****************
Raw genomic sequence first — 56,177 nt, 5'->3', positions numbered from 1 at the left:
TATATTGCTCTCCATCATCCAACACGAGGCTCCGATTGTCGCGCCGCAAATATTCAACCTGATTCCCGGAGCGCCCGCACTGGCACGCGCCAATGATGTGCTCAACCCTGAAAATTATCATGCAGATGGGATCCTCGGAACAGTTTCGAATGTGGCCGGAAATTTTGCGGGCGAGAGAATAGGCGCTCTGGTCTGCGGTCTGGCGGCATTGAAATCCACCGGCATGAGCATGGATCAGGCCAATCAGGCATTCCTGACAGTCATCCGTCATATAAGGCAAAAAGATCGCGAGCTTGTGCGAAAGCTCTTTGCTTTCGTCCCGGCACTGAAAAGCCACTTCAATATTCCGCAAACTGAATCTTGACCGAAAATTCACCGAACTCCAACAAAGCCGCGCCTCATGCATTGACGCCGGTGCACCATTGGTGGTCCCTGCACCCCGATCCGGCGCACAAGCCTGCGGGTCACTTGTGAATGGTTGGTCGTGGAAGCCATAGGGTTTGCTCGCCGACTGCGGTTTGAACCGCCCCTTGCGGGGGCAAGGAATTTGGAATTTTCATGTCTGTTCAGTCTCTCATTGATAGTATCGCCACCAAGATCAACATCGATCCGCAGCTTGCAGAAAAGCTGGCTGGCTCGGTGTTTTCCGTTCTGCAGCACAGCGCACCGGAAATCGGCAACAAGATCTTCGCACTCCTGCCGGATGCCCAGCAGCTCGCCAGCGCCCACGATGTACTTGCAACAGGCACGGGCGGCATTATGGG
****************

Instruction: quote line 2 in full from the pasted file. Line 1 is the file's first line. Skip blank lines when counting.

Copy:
TATATTGCTCTCCATCATCCAACACGAGGCTCCGATTGTCGCGCCGCAAATATTCAACCTGATTCCCGGAGCGCCCGCACTGGCACGCGCCAATGATGTGCTCAACCCTGAAAATTATCATGCAGATGGGATCCTCGGAACAGTTTCGAATGTGGCCGGAAATTTTGCGGGCGAGAGAATAGGCGCTCTGGTCTGCGGTCTGGCGGCATTGAAATCCACCGGCATGAGCATGGATCAGGCCAATCAGGCATTCCTGACAGTCATCCGTCATATAAGGCAAAAAGATCGCGAGCTTGTGCGAAAGCTCTTTGCTTTCGTCCCGGCACTGAAAAGCCACTTCAATATTCCGCAAACTGAATCTTGACCGAAAATTCACCGAACTCCAACAAAGCCGCGCCTCATGCATTGACGCCGGTGCACCATTGGTGGTCCCTGCACCCCGATCCGGCGCACAAGCCTGCGGGTCACTTGTGAATGGTTGGTCGTGGAAGCCATAGGGTTTGCTCGCCGACTGCGGTTTGAACCGCCCCTTGCGGGGGCAAGGAATTTGGAATTTTCATGTCTGTTCAGTCTCTCATTGATAGTATCGCCACCAAGATCAACATCGATCCGCAGCTTGCAGAAAAGCTGGCTGGCTCGGTGTTTTCCGTTCTGCAGCACAGCGCACCGGAAATCGGCAACAAGATCTTCGCACTCCTGCCGGATGCCCAGCAGCTCGCCAGCGCCCACGATGTACTTGCAACAGGCACGGGCGGCATTATGGG